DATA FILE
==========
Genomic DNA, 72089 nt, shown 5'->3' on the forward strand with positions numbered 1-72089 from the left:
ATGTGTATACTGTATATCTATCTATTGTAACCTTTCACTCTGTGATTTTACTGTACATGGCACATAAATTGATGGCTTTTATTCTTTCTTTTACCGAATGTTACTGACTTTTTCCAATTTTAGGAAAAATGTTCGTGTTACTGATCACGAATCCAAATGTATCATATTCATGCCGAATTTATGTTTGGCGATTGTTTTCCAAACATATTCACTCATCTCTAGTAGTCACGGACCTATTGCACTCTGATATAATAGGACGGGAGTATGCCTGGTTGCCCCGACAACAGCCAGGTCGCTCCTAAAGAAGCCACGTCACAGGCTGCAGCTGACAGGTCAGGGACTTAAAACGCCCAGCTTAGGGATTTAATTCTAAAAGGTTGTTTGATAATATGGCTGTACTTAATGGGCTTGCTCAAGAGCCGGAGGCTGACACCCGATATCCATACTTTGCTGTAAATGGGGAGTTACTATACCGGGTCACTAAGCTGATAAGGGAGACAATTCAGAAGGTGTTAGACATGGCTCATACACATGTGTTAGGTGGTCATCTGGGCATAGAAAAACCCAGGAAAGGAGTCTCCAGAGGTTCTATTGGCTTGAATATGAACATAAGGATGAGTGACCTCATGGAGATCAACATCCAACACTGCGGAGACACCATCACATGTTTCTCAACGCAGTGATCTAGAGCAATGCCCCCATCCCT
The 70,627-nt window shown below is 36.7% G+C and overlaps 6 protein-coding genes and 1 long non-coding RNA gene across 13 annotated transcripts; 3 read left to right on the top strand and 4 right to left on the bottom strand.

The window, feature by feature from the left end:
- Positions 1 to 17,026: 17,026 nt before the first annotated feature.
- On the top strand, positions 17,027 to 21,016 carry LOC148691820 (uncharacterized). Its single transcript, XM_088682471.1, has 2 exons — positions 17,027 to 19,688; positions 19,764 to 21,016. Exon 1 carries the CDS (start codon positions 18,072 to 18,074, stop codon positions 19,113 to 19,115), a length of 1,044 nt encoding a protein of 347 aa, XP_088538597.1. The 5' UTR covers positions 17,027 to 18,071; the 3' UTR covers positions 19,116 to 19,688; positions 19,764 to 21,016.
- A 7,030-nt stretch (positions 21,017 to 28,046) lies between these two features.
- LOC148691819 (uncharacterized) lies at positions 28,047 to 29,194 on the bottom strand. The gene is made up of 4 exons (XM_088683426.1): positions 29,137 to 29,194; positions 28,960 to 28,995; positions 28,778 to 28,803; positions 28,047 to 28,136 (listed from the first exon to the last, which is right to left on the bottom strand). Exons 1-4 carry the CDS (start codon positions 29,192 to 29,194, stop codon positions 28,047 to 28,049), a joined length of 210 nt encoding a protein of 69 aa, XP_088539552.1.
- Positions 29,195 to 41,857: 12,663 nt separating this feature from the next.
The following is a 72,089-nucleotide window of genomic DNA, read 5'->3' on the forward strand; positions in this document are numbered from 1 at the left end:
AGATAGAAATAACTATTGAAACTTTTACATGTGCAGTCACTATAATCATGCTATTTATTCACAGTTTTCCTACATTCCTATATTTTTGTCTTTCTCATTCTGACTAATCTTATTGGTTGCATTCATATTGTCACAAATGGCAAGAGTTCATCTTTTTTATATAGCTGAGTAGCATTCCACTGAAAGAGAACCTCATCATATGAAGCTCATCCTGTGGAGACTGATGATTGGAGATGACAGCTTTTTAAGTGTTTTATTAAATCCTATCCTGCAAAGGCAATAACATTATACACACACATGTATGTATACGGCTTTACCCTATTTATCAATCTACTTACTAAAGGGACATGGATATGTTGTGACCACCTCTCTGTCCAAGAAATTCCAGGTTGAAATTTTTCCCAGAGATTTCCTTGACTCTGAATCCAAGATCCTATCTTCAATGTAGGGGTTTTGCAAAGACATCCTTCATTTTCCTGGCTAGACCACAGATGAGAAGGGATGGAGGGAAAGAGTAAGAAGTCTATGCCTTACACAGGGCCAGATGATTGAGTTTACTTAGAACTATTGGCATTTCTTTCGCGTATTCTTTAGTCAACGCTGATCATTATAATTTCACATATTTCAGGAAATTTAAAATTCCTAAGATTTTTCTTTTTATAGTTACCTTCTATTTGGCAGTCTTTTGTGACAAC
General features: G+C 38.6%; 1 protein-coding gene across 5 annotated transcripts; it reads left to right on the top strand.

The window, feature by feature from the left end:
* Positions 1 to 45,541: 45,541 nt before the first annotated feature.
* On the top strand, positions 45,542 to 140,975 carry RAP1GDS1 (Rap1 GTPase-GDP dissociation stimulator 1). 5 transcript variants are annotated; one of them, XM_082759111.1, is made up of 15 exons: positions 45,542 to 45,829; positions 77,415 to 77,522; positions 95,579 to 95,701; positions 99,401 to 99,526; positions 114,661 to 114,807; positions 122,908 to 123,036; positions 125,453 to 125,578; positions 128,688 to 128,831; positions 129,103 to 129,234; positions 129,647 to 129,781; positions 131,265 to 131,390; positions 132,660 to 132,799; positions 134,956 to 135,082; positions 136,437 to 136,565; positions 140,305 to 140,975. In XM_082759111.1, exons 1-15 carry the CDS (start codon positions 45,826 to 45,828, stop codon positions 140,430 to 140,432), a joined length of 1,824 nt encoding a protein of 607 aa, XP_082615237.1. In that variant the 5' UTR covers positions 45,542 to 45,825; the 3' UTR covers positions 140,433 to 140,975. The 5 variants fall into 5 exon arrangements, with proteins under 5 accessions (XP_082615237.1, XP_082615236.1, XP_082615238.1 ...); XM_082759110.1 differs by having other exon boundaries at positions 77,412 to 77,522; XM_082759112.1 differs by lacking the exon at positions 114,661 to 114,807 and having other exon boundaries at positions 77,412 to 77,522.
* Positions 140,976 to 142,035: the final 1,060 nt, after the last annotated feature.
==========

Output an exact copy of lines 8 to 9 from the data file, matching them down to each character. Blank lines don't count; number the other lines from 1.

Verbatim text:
- LOC148691819 (uncharacterized) lies at positions 28,047 to 29,194 on the bottom strand. The gene is made up of 4 exons (XM_088683426.1): positions 29,137 to 29,194; positions 28,960 to 28,995; positions 28,778 to 28,803; positions 28,047 to 28,136 (listed from the first exon to the last, which is right to left on the bottom strand). Exons 1-4 carry the CDS (start codon positions 29,192 to 29,194, stop codon positions 28,047 to 28,049), a joined length of 210 nt encoding a protein of 69 aa, XP_088539552.1.
- Positions 29,195 to 41,857: 12,663 nt separating this feature from the next.